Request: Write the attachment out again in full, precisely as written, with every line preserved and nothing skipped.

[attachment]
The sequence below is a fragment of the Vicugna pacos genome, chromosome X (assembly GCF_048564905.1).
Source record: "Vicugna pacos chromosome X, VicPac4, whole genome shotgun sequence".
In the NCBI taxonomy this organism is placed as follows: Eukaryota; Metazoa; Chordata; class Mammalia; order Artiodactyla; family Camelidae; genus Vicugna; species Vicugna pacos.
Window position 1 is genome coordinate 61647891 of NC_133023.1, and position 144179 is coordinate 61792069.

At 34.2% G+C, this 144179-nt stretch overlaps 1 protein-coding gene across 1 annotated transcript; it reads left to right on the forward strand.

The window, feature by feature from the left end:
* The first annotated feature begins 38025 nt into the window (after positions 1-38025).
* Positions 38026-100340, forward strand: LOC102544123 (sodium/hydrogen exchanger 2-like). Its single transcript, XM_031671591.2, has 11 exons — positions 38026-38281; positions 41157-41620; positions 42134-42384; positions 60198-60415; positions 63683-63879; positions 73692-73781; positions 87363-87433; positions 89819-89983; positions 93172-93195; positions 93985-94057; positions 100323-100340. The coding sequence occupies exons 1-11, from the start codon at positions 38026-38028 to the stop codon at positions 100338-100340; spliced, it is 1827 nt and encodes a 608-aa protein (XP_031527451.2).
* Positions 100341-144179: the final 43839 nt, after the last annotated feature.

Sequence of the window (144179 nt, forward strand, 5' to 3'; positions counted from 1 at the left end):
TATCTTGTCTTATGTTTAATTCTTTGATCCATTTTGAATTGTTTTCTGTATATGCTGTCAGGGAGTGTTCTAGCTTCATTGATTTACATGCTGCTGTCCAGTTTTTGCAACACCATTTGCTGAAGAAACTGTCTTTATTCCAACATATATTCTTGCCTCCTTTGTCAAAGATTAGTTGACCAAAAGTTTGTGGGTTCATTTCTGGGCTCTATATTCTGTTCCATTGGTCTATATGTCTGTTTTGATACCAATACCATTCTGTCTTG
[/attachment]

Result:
The sequence below is a fragment of the Vicugna pacos genome, chromosome X (assembly GCF_048564905.1).
Source record: "Vicugna pacos chromosome X, VicPac4, whole genome shotgun sequence".
In the NCBI taxonomy this organism is placed as follows: Eukaryota; Metazoa; Chordata; class Mammalia; order Artiodactyla; family Camelidae; genus Vicugna; species Vicugna pacos.
Window position 1 is genome coordinate 61647891 of NC_133023.1, and position 144179 is coordinate 61792069.

At 34.2% G+C, this 144179-nt stretch overlaps 1 protein-coding gene across 1 annotated transcript; it reads left to right on the forward strand.

The window, feature by feature from the left end:
* The first annotated feature begins 38025 nt into the window (after positions 1-38025).
* Positions 38026-100340, forward strand: LOC102544123 (sodium/hydrogen exchanger 2-like). Its single transcript, XM_031671591.2, has 11 exons — positions 38026-38281; positions 41157-41620; positions 42134-42384; positions 60198-60415; positions 63683-63879; positions 73692-73781; positions 87363-87433; positions 89819-89983; positions 93172-93195; positions 93985-94057; positions 100323-100340. The coding sequence occupies exons 1-11, from the start codon at positions 38026-38028 to the stop codon at positions 100338-100340; spliced, it is 1827 nt and encodes a 608-aa protein (XP_031527451.2).
* Positions 100341-144179: the final 43839 nt, after the last annotated feature.

Sequence of the window (144179 nt, forward strand, 5' to 3'; positions counted from 1 at the left end):
TATCTTGTCTTATGTTTAATTCTTTGATCCATTTTGAATTGTTTTCTGTATATGCTGTCAGGGAGTGTTCTAGCTTCATTGATTTACATGCTGCTGTCCAGTTTTTGCAACACCATTTGCTGAAGAAACTGTCTTTATTCCAACATATATTCTTGCCTCCTTTGTCAAAGATTAGTTGACCAAAAGTTTGTGGGTTCATTTCTGGGCTCTATATTCTGTTCCATTGGTCTATATGTCTGTTTTGATACCAATACCATTCTGTCTTG